It used to be a laughingstock, a sport whose players wore so many advertising patches on their uniforms you could hardly see the cloth, a sport whose fans were viewed as roughnecks, grease monkeys and Southern rednecks -- a sport whose very status as a sport was questioned.
Now, Winston Cup stock car racing is no laughing matter. It has become a giant, a corporate playground and a family sport that attracts fans from all economic levels across the country.
How big has it grown? A few months ago, Eddie Gossage, the vice president and general manager of the new Texas International Raceway near Fort Worth, sat down in the middle of his then-unpaved, 1.5-mile speedway and surveyed its 150,061 seats. The track's owner, Bruton Smith, had just told him they were going to sell 36,000 preferred seat licenses and he didn't like it.
"But I looked around and realized that still leaves 114,061 seats," Gossage said.
In Texas, those PSLs are selling for $750 to $2,000. All 58 condominiums built around the track have been sold at prices ranging from $275,000 to $575,000. And there are 45,000 names on a season-ticket waiting list.
"Who would have believed this 10 years ago?" Gossage said.
Another new speedway is being built by Roger Penske 40 miles from downtown Los Angeles. Penske's California Speedway, like the one in Texas, joins the Winston Cup schedule next season.
There are now Winston Cup races dotting the map from Watkins Glen, N.Y., to Brooklyn, Mich., to Sonoma, Calif. Tomorrow, the series stops in Rockingham, N.C., and next week it's in Phoenix, before winding up in Atlanta.
Despite the party atmosphere, there are a couple of sour notes. With growth has come change. North Wilkesboro (N.C.) Speedway, a NASCAR track since the circuit's inception in 1949, held its last Winston Cup race in September. It closed, a victim of its inability to keep up with larger, better facilities.
"You can't put 150,000 seats around a half-mile track," said driver Mark Martin, after running a test lap at Texas on Monday.
The other discordant sound comes from Washington, where President Clinton and the Food and Drug Administration are pushing to eliminate tobacco advertising at sports events.
"There is no way to know how that kind of legislation will impact us," said Brian France, NASCAR's vice president of marketing. "It certainly won't help us. R.J. Reynolds has been our partner for 26 years, and they've been very good to the sport of NASCAR. All I can say is it's in the hands of the courts, and we'll have to wait and see what happens."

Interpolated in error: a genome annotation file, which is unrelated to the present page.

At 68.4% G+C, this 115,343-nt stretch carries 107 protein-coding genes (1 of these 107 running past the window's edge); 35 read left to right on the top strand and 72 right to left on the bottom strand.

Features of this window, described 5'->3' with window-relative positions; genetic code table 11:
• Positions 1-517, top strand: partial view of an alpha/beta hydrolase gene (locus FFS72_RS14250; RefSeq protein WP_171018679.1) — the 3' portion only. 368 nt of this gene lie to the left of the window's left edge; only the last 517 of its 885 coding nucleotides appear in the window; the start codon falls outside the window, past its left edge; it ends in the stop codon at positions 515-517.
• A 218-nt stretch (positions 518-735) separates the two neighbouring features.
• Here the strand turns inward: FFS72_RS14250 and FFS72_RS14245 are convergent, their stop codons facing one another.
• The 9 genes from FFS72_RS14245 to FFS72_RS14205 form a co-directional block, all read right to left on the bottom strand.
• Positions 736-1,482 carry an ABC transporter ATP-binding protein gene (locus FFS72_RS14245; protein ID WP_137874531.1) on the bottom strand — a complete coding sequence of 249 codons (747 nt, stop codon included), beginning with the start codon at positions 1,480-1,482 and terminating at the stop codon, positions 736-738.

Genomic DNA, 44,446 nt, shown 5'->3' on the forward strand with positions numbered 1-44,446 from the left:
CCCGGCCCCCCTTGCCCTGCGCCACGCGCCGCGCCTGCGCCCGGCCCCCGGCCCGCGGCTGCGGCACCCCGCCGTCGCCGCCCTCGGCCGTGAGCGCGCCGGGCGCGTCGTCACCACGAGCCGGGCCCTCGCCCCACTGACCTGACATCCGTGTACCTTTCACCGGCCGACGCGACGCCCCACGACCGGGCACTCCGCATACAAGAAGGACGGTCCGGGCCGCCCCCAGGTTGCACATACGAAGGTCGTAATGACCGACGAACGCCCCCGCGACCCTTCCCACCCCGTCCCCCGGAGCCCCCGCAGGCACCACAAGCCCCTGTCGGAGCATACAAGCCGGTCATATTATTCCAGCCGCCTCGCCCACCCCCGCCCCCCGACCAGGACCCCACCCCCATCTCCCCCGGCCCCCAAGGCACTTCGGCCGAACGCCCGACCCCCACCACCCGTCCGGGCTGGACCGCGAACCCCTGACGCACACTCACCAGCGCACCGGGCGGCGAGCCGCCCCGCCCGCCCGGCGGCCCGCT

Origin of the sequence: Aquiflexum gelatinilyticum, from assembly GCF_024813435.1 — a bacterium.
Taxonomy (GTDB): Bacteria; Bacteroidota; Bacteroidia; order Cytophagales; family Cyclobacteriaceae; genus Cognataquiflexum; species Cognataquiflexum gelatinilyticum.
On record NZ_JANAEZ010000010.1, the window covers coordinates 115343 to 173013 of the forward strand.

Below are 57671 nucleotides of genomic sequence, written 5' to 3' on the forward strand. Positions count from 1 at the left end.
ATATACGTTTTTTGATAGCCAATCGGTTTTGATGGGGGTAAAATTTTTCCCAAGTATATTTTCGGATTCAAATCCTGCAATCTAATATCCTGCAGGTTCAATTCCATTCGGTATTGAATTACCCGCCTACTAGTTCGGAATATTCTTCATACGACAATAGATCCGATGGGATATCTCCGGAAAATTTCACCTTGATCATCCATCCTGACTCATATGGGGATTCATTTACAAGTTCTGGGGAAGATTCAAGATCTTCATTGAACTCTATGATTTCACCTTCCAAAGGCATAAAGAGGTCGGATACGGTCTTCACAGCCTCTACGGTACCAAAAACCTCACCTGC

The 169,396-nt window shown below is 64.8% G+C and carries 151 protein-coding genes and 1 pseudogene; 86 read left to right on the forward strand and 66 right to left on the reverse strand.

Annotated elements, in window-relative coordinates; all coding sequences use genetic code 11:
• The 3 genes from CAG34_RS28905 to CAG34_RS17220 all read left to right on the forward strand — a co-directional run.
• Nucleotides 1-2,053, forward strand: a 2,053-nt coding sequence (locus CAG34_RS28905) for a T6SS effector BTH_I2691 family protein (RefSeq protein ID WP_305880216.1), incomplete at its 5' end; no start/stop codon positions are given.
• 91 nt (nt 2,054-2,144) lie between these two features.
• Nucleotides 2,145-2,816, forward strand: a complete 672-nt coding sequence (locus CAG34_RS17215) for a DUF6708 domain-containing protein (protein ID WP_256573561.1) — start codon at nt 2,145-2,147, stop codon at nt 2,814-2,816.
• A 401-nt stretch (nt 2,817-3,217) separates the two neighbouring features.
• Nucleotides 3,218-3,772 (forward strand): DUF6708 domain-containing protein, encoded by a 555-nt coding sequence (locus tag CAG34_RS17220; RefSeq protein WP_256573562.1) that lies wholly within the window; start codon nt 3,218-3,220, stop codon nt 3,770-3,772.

Estimates of how much money tobacco companies spend on motor sports advertising range from $100 million to $250 million.
R.J. Reynolds' visible contributions total more than $10 million in posted prize money, "and that's just getting started," said Wayne Robertson, president of RJR Sports Marketing Enterprises. He would not say what R.J. Reynolds' total expenditure is.
"NASCAR Winston Cup racing is the fastest-growing sport in the country, and the fact of the matter is for tobacco to be taken away from the sport would not stop it in its tracks," Robertson said. "Would it hurt it? Yes.
"No matter how you figure it . . . if you took a 10, 20 or 30 percent reduction in salary overnight, you would have to change your lifestyle. Would the sport have to change its lifestyle some? Yes, it would."
R.J. Reynolds has been the main sponsor of NASCAR's elite racing series since 1971. Robertson said it probably would be easy to find a company to pay the $6 million to sponsor the Winston Cup series, but that's only a small portion of the money R.J.Reynolds spends on motor sports.
"They do the farm system and the Winston Racing Series [which supports 105 small race tracks, like the one in Hagerstown]," France said. "They've historically tried to do what is good for the sport, knowing in the long run that would benefit them. It wouldn't be an easy thing to replace."
France said NASCAR is not rushing to find alternative sponsors. And, no one, it seems, is being slowed by concerns about the future.